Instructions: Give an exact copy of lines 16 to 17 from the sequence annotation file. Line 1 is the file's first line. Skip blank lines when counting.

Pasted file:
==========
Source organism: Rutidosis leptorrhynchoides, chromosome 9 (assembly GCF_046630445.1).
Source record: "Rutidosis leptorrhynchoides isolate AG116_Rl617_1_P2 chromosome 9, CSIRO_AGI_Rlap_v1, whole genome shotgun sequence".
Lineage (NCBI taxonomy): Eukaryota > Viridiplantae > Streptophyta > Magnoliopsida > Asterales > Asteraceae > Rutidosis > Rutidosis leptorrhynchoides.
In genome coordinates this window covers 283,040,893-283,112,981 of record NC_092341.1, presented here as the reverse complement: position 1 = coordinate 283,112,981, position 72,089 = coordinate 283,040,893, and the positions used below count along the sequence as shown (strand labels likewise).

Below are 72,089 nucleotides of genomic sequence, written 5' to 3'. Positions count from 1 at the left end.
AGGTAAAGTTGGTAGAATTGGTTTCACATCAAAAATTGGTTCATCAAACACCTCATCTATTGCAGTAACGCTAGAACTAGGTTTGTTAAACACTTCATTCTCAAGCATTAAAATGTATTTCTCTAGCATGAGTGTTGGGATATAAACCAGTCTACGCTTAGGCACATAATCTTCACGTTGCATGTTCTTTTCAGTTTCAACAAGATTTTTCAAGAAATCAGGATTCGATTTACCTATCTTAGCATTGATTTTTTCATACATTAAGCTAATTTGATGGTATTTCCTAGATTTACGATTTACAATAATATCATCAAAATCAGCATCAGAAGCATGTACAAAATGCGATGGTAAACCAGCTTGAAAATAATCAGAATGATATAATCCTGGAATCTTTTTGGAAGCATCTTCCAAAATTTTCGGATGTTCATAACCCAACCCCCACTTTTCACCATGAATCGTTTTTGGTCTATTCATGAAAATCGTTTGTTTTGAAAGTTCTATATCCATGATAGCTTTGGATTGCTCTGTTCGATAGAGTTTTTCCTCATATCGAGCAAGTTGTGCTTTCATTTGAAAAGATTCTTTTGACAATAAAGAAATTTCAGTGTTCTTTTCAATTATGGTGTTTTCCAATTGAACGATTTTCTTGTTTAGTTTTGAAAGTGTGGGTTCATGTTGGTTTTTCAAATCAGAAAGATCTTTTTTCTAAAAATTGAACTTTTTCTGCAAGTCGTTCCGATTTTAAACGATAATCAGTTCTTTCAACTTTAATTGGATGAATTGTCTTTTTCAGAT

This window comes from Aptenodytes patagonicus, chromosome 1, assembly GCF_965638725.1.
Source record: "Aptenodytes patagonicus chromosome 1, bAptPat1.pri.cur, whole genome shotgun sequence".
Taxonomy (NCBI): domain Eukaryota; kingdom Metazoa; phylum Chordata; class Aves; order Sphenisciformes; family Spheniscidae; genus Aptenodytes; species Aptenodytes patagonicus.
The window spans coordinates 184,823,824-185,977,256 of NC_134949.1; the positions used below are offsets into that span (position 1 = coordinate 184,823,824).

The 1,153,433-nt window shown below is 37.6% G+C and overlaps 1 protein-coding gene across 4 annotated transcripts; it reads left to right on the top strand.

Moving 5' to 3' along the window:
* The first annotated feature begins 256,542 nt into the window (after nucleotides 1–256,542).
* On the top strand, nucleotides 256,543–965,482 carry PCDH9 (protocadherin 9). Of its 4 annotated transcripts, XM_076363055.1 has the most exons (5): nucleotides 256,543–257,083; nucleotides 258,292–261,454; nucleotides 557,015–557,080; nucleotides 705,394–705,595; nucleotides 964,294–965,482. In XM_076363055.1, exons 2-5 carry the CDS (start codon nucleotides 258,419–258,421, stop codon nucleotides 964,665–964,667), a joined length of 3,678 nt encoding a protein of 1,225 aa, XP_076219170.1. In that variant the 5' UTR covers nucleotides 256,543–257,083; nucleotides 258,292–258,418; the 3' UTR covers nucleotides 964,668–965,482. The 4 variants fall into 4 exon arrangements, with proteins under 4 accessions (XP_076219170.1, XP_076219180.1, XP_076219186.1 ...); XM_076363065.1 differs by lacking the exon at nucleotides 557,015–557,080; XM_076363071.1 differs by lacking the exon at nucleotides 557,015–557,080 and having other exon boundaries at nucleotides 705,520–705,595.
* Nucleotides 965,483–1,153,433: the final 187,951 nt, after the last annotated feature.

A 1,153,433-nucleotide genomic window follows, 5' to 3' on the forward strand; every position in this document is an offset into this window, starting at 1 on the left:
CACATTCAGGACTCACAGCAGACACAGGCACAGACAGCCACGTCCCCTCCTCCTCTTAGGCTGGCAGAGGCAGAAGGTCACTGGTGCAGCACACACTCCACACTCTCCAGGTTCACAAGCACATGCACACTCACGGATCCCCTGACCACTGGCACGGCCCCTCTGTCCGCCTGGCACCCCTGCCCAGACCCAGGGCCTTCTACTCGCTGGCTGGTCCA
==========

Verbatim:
A 1,153,433-nucleotide genomic window follows, 5' to 3' on the forward strand; every position in this document is an offset into this window, starting at 1 on the left:
CACATTCAGGACTCACAGCAGACACAGGCACAGACAGCCACGTCCCCTCCTCCTCTTAGGCTGGCAGAGGCAGAAGGTCACTGGTGCAGCACACACTCCACACTCTCCAGGTTCACAAGCACATGCACACTCACGGATCCCCTGACCACTGGCACGGCCCCTCTGTCCGCCTGGCACCCCTGCCCAGACCCAGGGCCTTCTACTCGCTGGCTGGTCCA